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Classroom Routines That Are Small But Mighty

Male teacher sitting with students, looking at a globe.

Classroom routines that are small but mighty can help kids feel safe, comfortable, and able to focus on learning.

Classroom routines can be quietly powerful. They help daily activities run smoothly so teachers and kids can focus on learning, not procedures. And both students and teachers feel more confident and secure when their daily activities are familiar and predictable, according to the U.S. Department of Health and Human Services.

There's a big difference between routines and rules. Rules tend to focus on expected individual student behaviors, like being on time for class, respecting others, or not talking on the phone during instruction. Routines are simply practiced responses to the teacher's directions that add structure to the day. "Rules have consequences, and routines have reminders," says Rebecca Alber, a UCLA literacy specialist.

Further Reading: 5 Activities to Make Your Classroom Morning Routine More Productive

Here are a few of those small but mighty routines that teachers find effective in their classrooms.

Routines to Start the Day

To immediately set the tone for students, try these routines at the start of the day:

  • Greeting students at the door. "I used to just sit at my desk during the change of classes," says my friend Crystal, who teaches seventh grade. "Now, the routine is that students and I greet one another at the door. They've come to expect it, and they like that little moment of eye contact and attention. And they actually seem more ready to learn." Crystal says the routine is particularly effective when a student has been absent or had a bad day the day before. "I just welcome them to class," she says. "We start fresh."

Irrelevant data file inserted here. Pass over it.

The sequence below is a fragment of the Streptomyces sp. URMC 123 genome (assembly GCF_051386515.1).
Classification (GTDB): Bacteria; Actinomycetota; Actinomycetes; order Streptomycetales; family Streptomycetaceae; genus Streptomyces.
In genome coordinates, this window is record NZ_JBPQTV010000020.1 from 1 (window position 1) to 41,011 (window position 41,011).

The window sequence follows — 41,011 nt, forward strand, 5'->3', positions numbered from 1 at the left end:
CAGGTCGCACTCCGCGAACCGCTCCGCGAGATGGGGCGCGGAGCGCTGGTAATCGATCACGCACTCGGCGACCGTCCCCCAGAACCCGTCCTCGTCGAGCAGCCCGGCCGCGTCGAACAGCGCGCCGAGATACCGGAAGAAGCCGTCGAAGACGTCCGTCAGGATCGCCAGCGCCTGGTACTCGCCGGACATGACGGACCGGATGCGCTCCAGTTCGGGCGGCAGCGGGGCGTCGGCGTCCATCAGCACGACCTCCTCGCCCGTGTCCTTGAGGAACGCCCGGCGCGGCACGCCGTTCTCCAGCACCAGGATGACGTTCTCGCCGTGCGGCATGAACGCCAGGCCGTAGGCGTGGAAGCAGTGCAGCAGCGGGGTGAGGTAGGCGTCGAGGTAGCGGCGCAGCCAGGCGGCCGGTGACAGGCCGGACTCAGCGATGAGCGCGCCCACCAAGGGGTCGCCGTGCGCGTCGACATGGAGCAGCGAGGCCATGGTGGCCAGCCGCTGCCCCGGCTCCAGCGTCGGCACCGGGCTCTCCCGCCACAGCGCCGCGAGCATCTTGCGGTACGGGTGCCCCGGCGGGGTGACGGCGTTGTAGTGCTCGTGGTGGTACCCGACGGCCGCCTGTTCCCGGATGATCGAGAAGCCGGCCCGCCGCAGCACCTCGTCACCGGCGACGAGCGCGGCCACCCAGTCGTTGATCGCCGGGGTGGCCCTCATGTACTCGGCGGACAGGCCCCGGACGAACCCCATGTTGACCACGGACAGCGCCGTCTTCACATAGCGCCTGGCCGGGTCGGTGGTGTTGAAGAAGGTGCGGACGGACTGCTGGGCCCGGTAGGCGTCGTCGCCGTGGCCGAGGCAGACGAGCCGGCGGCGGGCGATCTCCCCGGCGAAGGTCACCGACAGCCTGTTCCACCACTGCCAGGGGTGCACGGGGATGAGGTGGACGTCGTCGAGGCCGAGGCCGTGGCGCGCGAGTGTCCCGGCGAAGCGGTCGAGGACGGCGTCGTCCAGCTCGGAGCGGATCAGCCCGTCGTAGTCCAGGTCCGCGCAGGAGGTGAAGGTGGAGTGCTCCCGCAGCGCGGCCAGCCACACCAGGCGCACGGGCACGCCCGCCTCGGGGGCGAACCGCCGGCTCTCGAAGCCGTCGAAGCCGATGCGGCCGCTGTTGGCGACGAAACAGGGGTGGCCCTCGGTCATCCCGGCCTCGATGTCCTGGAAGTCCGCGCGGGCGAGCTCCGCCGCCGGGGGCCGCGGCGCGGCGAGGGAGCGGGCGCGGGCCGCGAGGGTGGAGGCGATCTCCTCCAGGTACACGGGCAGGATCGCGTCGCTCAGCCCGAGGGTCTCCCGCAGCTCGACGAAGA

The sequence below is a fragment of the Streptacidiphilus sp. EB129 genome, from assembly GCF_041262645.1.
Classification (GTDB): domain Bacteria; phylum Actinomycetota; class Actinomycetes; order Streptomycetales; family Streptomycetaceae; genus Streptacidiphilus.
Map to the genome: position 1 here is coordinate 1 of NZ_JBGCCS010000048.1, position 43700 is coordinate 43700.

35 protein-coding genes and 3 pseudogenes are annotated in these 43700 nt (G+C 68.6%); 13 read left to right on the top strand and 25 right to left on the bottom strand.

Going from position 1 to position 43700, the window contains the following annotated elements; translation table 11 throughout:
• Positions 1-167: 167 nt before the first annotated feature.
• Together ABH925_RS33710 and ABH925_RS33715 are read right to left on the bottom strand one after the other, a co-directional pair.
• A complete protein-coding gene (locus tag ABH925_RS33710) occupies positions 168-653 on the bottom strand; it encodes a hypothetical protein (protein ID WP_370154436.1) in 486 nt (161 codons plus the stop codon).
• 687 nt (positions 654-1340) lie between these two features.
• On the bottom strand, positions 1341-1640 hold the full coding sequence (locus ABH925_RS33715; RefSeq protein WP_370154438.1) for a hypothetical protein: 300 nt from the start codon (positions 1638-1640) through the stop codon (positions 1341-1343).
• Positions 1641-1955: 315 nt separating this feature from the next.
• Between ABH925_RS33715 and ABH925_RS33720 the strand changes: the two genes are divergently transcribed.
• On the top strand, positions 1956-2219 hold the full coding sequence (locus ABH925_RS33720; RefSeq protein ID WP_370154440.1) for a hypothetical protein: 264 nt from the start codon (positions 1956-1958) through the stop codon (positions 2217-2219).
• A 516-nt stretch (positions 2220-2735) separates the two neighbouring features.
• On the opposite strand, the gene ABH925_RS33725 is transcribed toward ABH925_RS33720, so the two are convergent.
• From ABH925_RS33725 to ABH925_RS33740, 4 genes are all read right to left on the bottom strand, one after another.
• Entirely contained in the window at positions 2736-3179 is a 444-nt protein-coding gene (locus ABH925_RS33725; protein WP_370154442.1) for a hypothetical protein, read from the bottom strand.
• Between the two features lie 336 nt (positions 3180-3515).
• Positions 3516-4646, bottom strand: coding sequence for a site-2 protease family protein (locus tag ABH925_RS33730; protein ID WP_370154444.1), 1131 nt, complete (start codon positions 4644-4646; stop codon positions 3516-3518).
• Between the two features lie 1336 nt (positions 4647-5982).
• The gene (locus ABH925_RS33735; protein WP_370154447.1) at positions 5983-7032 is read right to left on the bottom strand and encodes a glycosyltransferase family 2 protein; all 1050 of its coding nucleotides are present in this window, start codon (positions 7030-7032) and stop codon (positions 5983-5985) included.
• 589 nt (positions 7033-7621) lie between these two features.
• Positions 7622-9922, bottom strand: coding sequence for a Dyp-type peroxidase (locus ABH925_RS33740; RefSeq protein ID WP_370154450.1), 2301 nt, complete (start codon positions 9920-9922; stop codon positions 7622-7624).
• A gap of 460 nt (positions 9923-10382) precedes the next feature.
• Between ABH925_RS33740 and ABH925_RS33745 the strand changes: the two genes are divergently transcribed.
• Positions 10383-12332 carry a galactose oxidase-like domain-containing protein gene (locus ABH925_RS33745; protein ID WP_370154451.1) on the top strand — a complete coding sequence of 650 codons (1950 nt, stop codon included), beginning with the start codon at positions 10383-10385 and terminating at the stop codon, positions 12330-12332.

• Starting class on time. Some teachers spend the first 10 minutes of class taking attendance, handing back papers, or even collecting money for various activities. But those first minutes are prime teaching time, says Ohio high school teacher Jenny Baker. "My kids know the drill," she says. "When the bell rings, they need to be ready to roll, because they know I'll be."

 

Routines During Class

As the day progresses, more distractions are likely to arise. These routines can help you keep things running smoothly:

  • Bathroom breaks. Many teachers use a regular bathroom procedure that doesn't involve kids interrupting the entire class by raising their hands to ask permission to leave. A few kids have told me they would rather be uncomfortable for the next 45 minutes than risk having to explain why they didn't go between classes, a question some kids consider too personal. The routine many teachers use is to have a bathroom pass that students can just pick up as they leave the room. Kids who appear to overuse the pass can be talked to privately.